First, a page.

Monday, 23rd October 2006
Briefs: Google Joins Rollyo, Yahoo, and Microsoft Live Search in Allowing Users to Create Customized, Domain Specific Search Tools
Search Engine Watch Blog and News.com report that Google has launched a tool that allows users to create "customized" search retrieval engines. Surprised? ResourceShelf is not.
In the past few weeks we've seen a similar tool from Yahoo and then from MSN Live Search.
Of course, Rollyo has had a simple, elegant, and what Greg Sterling calls "industrial strength" tool that allows users this ability for about one year.
Since then, Rollyo has received positive reviews not only from ResourceShelf but from many others including Walt Mossberg at the Wall Street Journal and recently from librarian Phil Bradley who reported on several new features that had just been added to the Rollyo service and many others.
Sterling's excellent (what else is new) overview for SEW Blog points out a few other key points:
+ The Google product will have more of a social aspect to it, think Swicki from Eurekester.
+ Google Custom Search is free but will show AdSense results.
+ Sterling writes:
But what is perhaps most interesting about the new Custom Search is that publishers (large or small) can allow approved colleagues, friends or community members to contribute to that index. For example, if I own a site dedicated to stamp collecting and have a group of regular contributors or trusted readers I can allow those individuals to contribute their selections to this index. This gives the index the ability to evolve and grow over time -- and makes it "social."
+ Sterling also points out that this in many ways is yet another stab at a social search product after Google Co-Op launched but "confused many people." In fact, this new service is listed in the Google Co-op section of the Google site.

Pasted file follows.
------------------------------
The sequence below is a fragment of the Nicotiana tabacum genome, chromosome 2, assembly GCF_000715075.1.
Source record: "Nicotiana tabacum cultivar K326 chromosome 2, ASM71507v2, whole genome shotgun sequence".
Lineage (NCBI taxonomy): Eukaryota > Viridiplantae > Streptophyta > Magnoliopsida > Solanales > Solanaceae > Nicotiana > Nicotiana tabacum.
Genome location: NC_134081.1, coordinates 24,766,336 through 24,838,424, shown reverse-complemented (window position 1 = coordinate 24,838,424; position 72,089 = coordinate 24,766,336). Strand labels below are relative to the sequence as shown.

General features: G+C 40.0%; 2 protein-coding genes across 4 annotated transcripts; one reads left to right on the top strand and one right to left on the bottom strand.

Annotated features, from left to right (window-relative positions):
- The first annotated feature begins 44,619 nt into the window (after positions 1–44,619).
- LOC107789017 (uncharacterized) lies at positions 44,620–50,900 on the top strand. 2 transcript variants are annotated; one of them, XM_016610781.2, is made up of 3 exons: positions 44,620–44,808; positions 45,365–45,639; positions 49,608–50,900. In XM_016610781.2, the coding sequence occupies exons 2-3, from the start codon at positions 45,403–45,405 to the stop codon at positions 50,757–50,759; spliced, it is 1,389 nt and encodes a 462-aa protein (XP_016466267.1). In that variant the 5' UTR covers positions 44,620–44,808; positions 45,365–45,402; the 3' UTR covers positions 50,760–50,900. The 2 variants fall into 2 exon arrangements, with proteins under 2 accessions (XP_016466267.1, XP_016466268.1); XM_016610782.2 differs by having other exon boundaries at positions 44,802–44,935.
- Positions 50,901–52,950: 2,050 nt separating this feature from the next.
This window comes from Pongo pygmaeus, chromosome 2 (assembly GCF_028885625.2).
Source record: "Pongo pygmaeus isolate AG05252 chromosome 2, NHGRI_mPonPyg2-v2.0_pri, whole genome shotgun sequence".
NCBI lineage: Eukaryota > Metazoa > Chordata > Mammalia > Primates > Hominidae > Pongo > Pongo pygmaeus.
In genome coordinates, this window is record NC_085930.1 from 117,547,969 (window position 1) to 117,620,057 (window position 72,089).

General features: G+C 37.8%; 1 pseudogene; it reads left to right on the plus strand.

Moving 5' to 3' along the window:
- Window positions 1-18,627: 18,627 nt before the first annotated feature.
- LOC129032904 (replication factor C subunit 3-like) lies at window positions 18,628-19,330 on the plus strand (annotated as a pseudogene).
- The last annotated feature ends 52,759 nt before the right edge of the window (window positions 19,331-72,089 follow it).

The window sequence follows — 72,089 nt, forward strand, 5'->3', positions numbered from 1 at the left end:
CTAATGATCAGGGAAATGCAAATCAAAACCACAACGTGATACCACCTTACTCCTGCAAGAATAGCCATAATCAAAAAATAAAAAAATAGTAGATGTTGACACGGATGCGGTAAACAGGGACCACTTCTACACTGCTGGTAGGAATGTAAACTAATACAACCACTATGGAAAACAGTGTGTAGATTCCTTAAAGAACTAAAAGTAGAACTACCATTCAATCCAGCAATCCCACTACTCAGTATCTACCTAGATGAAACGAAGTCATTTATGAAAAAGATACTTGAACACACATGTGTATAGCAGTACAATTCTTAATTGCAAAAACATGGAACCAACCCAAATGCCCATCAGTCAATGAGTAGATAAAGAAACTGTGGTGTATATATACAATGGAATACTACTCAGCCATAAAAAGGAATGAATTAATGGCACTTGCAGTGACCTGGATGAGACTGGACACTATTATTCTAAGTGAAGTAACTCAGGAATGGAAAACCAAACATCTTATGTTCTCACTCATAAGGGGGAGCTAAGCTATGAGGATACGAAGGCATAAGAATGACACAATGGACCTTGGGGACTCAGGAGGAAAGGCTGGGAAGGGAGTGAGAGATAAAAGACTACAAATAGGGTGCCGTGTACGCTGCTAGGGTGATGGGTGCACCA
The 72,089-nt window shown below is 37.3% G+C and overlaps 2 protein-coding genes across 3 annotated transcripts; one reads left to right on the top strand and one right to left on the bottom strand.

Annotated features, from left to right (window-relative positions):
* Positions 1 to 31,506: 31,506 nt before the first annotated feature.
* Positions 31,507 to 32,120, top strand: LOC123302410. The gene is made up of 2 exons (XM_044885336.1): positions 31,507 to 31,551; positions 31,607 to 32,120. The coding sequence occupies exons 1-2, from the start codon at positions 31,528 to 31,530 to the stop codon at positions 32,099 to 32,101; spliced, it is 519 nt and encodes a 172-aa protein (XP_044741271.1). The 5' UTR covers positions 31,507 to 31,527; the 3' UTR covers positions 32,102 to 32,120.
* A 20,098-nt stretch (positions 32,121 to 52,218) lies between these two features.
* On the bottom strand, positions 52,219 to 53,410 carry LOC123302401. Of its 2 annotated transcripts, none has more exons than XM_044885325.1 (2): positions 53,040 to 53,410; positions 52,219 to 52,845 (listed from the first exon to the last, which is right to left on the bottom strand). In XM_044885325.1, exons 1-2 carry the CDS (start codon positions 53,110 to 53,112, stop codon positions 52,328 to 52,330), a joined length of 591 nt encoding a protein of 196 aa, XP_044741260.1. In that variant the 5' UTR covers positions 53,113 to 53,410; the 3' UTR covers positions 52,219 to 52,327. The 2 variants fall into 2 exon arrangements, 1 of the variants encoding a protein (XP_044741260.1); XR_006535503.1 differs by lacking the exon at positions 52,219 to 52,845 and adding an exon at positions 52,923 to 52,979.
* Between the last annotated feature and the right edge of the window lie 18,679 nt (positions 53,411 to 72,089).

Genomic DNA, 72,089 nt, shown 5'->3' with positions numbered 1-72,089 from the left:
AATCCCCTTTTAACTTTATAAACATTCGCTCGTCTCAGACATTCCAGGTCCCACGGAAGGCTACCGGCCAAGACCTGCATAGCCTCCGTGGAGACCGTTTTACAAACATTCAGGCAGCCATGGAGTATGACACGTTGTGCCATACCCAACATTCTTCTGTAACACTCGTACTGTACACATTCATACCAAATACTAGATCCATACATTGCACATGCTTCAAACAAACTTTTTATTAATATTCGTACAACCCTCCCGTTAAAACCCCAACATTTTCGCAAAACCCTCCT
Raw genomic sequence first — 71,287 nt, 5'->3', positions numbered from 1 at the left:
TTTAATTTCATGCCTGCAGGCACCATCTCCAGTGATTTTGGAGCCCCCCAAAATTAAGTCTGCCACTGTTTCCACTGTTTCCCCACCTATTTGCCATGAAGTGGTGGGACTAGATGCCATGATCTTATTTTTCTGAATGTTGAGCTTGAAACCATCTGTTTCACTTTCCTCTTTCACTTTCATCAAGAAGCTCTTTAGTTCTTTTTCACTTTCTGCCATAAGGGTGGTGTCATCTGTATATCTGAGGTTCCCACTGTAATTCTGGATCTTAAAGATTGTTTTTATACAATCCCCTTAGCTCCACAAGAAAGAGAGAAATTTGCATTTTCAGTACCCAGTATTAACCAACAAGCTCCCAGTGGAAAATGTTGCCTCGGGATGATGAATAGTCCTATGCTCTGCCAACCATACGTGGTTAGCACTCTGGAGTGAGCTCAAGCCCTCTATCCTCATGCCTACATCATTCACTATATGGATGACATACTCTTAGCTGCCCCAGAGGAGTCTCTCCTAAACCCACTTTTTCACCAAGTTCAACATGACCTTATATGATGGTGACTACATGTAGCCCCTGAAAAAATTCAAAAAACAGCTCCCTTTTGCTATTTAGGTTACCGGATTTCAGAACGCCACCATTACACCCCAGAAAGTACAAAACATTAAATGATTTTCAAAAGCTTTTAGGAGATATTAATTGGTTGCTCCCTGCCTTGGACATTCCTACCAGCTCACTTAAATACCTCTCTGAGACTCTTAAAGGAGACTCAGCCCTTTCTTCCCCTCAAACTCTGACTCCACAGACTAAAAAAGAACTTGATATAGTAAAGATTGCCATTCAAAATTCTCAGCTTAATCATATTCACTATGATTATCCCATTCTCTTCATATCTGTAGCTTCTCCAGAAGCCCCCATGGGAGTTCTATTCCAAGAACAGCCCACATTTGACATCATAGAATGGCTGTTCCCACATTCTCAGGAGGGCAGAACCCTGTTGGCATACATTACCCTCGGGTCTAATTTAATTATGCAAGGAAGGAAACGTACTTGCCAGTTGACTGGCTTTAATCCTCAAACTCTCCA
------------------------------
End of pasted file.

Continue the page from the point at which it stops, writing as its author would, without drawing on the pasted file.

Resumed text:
+ Direct to Google Co-Op Custom Search
1) Your results can include all web results but emphasize the domains you list or just the list of specific sites.
2) The creator determines who can contribute more urls. Either ANY other user after volunteer and they are "approved" by the editor or a specific list of subscribers. How one determines the quality of a random volunteer who could go in and add in nonrelated sites that would then need to be cleared out is an issue.
3) Search engine builders must list at least one keyword that:
is used to make sure we promote the most relevant pages in the search results for your search engine.
This idea reminds us a bit (in concept only) of what Greg Linden calls
the old personalized search in Google Labs (which was based on Kaltix technology) where you had to explicitly specify that profile, but now the profile is generated implicitly using your search history.
Back in 2004, SEW wrote about a version of Google Personalized and how a user would use sliders to personalize results.
Btw, a registered user of Rollyo could easily share their password and login info with a group of trusted colleagues (for example) and allow them to change/add/modify entries. Rollyo registration also allows a user to create from their bookmarks" (very useful) and share your "rolls" with the Rollyo user community. Finally, a few weeks ago Rollyo added the availabilty of blog results via a pull-down menu option to Searchrolls. Also worth noting, Google Custom Search users must have a Google login and password. Rollyo allows users to create SearchRolls with a login; however, several of the advanced features are not available.
Postscipt: About two weeks ago, the AP and LA Times reported that Google execs told developers to slow it down. Yet, since that article, we've seen the launch of this service and the acquisition of YouTube. Granted, the acquisition was one thing and this version of Google Coop was likely on the calendar before that story. However, the precise quote from Sergey Brin goes to today's release on a new variation of the Coop theme. His quote:
We don’t want people to have to learn about 20 different products that work in 20 different ways,” Brin said. “I was even getting lost.